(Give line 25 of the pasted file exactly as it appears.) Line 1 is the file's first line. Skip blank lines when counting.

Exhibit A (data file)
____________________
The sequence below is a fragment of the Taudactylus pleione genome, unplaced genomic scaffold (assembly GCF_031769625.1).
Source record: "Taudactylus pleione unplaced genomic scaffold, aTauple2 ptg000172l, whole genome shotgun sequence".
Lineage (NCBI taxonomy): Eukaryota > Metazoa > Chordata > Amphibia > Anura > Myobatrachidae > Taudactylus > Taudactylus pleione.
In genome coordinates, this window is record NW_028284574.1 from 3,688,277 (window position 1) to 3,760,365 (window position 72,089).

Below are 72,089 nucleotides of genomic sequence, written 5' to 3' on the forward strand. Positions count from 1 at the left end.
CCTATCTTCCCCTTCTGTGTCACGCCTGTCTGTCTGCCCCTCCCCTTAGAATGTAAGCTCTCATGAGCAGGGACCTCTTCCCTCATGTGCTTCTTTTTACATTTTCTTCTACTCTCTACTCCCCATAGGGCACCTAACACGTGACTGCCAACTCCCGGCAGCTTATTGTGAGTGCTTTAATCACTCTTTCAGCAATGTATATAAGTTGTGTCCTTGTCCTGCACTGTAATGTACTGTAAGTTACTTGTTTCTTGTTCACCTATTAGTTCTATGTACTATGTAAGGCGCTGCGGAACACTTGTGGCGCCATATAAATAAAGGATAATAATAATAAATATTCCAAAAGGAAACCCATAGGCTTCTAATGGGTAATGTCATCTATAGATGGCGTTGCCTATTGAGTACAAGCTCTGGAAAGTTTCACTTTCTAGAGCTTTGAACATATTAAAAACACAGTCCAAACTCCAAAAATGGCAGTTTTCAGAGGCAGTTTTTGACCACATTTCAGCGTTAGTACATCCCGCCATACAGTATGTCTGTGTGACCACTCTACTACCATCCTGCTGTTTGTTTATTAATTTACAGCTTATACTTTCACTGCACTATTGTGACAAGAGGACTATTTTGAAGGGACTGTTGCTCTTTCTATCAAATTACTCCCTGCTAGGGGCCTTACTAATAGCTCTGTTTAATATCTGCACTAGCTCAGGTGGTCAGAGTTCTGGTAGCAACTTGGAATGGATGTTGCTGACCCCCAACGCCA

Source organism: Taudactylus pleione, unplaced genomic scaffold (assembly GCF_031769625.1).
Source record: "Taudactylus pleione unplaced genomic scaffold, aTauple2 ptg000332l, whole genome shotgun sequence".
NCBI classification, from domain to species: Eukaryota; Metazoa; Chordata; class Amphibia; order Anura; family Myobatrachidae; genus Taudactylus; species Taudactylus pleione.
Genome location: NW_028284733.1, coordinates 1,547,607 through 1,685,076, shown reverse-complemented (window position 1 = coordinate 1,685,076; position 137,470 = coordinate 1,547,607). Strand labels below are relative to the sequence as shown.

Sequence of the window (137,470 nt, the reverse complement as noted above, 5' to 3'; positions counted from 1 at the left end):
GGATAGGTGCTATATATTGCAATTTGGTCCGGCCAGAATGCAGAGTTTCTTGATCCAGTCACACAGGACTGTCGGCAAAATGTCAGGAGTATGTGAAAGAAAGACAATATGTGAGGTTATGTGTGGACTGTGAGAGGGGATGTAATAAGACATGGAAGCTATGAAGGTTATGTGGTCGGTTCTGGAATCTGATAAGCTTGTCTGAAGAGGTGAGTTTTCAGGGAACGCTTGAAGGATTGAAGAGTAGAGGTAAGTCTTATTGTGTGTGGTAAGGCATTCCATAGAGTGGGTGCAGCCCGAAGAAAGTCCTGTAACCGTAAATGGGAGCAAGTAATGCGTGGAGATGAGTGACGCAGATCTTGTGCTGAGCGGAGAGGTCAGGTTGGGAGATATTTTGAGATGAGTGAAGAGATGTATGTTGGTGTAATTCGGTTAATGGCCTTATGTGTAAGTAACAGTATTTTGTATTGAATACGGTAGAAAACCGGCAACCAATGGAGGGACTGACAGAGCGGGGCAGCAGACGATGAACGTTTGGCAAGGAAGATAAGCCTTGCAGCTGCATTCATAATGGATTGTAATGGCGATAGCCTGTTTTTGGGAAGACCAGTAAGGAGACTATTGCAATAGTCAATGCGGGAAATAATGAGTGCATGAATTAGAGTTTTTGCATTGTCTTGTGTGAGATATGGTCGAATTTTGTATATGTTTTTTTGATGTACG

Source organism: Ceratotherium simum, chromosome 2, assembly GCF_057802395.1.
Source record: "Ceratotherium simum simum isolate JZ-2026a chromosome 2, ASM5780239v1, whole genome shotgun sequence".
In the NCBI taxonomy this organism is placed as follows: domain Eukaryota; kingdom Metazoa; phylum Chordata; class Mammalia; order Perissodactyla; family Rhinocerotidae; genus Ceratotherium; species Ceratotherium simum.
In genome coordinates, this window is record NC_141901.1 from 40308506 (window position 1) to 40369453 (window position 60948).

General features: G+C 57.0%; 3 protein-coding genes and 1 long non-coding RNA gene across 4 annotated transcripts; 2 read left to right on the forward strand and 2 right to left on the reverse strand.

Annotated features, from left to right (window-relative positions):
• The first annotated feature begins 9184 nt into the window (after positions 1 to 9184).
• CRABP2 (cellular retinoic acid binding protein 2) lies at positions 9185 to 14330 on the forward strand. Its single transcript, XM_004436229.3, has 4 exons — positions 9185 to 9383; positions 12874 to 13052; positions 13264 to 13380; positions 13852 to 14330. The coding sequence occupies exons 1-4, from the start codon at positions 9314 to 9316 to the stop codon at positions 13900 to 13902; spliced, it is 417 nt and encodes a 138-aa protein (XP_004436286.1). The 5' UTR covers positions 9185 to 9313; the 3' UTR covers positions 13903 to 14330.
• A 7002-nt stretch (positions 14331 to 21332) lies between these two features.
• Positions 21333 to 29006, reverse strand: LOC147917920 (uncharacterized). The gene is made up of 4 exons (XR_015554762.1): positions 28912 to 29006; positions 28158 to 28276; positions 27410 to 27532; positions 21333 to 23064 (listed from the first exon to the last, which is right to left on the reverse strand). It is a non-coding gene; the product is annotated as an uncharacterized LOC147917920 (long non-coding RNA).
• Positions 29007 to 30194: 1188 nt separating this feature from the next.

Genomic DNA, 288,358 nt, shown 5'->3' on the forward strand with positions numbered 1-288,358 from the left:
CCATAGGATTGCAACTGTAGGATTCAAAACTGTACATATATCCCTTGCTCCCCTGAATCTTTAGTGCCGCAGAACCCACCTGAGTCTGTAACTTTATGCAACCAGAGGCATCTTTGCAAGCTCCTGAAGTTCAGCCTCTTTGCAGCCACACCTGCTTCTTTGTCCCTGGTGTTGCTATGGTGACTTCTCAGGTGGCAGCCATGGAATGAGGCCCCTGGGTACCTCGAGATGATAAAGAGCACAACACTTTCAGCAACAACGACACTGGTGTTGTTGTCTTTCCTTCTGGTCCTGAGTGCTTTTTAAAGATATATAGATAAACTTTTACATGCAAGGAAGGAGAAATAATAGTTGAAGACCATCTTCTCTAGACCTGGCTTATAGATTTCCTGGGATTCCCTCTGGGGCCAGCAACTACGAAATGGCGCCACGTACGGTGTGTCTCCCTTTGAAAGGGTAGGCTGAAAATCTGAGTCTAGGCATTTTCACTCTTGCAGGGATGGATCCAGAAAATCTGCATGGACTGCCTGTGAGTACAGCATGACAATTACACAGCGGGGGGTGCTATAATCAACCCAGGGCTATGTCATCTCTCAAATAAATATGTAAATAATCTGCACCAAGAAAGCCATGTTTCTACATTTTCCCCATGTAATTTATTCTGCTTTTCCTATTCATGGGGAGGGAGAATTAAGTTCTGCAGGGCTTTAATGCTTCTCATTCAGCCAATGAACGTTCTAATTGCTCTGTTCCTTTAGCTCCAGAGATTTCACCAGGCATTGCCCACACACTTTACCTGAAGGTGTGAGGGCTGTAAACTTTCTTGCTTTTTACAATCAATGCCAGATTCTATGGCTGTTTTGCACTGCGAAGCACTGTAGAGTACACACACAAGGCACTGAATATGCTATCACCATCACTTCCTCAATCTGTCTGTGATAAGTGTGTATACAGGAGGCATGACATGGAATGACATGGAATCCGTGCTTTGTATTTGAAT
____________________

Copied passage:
CCATAGGATTGCAACTGTAGGATTCAAAACTGTACATATATCCCTTGCTCCCCTGAATCTTTAGTGCCGCAGAACCCACCTGAGTCTGTAACTTTATGCAACCAGAGGCATCTTTGCAAGCTCCTGAAGTTCAGCCTCTTTGCAGCCACACCTGCTTCTTTGTCCCTGGTGTTGCTATGGTGACTTCTCAGGTGGCAGCCATGGAATGAGGCCCCTGGGTACCTCGAGATGATAAAGAGCACAACACTTTCAGCAACAACGACACTGGTGTTGTTGTCTTTCCTTCTGGTCCTGAGTGCTTTTTAAAGATATATAGATAAACTTTTACATGCAAGGAAGGAGAAATAATAGTTGAAGACCATCTTCTCTAGACCTGGCTTATAGATTTCCTGGGATTCCCTCTGGGGCCAGCAACTACGAAATGGCGCCACGTACGGTGTGTCTCCCTTTGAAAGGGTAGGCTGAAAATCTGAGTCTAGGCATTTTCACTCTTGCAGGGATGGATCCAGAAAATCTGCATGGACTGCCTGTGAGTACAGCATGACAATTACACAGCGGGGGGTGCTATAATCAACCCAGGGCTATGTCATCTCTCAAATAAATATGTAAATAATCTGCACCAAGAAAGCCATGTTTCTACATTTTCCCCATGTAATTTATTCTGCTTTTCCTATTCATGGGGAGGGAGAATTAAGTTCTGCAGGGCTTTAATGCTTCTCATTCAGCCAATGAACGTTCTAATTGCTCTGTTCCTTTAGCTCCAGAGATTTCACCAGGCATTGCCCACACACTTTACCTGAAGGTGTGAGGGCTGTAAACTTTCTTGCTTTTTACAATCAATGCCAGATTCTATGGCTGTTTTGCACTGCGAAGCACTGTAGAGTACACACACAAGGCACTGAATATGCTATCACCATCACTTCCTCAATCTGTCTGTGATAAGTGTGTATACAGGAGGCATGACATGGAATGACATGGAATCCGTGCTTTGTATTTGAAT